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Bipolar disorder and Social Security benefits

Social Security provides mental illness coverage for qualifying mental conditions under two programs. Bipolar disorder meets these eligibility requirements because it causes mood swings that make education, work and parts of daily living hard to perform.

Social Security Disability Insurance pays benefits to disabled workers across the nation, including those in New Jersey, who had Social Security taxes deducted from their pay. These beneficiaries, usually working adults, must have a sufficiently-long work history.

Supplemental Security Income typically provides benefits to older and disabled beneficiaries who meet stringent financial limits. Children may apply for these benefits and their parents are usually required to submit financial information as part of the application.

A claimant for SSD benefits or SSI must have a disability or condition defined in the Blue Book. For adults, bipolar disorder is contained in section 12.04 mental disorders-affective disorders. The condition for children is contained in section 112.04 mental disorders-mood disorders.

Adults are asked whether they have a two-year history of this condition and receive treatment for it. They must also display specific symptoms. The eligibility listing for children requires the observation of symptoms matching major depressive syndrome and manic syndrome.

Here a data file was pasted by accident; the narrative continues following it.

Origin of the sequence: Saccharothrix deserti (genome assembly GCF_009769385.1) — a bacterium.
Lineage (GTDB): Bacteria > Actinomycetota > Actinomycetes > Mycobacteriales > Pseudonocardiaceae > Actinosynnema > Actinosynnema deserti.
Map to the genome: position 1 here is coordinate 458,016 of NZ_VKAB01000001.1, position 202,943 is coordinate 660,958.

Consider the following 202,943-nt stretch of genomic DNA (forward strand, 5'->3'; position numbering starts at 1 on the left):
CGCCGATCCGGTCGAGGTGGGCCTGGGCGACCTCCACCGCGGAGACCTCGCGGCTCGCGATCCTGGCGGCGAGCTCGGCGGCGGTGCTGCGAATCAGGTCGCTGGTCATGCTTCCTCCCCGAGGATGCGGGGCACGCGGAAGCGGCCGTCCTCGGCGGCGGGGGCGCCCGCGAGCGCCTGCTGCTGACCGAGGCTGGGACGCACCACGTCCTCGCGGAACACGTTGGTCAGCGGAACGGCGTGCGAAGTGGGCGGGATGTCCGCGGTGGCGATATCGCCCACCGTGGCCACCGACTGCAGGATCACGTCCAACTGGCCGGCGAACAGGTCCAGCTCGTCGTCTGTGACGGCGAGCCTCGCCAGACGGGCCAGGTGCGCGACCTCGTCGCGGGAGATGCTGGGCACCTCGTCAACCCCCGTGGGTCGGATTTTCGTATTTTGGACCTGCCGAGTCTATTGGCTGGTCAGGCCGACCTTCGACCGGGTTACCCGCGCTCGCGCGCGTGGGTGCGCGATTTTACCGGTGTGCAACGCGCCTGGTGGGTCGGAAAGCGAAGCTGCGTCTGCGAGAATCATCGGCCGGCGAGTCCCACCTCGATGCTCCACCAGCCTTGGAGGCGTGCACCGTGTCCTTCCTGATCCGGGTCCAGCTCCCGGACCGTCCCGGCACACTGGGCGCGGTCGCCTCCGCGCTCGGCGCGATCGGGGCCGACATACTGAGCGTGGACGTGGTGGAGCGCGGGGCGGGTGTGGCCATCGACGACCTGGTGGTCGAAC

Claimants should obtain their health records and information on hospitalizations, therapy and diagnosis. Statements from mental health or medical professionals may also be important to meet eligibility requirements.

Adults may begin their application online or by meeting with a SSA representative. Children, however, must submit their applications in person.

Applicants will have to wait at least one month, oftentimes more, for a decision on their eligibility. The SSA rejects many applications for being incomplete or failing to meet requirements on eligibility. A rejection, however, may be appealed within 60 days.

Benefits may be vital by paying for treatments, medical bills, food, utility bills and other daily expenses. An attorney can assist claimants with completing these applications, obtaining important documents and appealing a denial.

Source: International Bipolar Foundation, "How to apply for Social Security Disability with bipolar disorder," Accessed June 20, 2017

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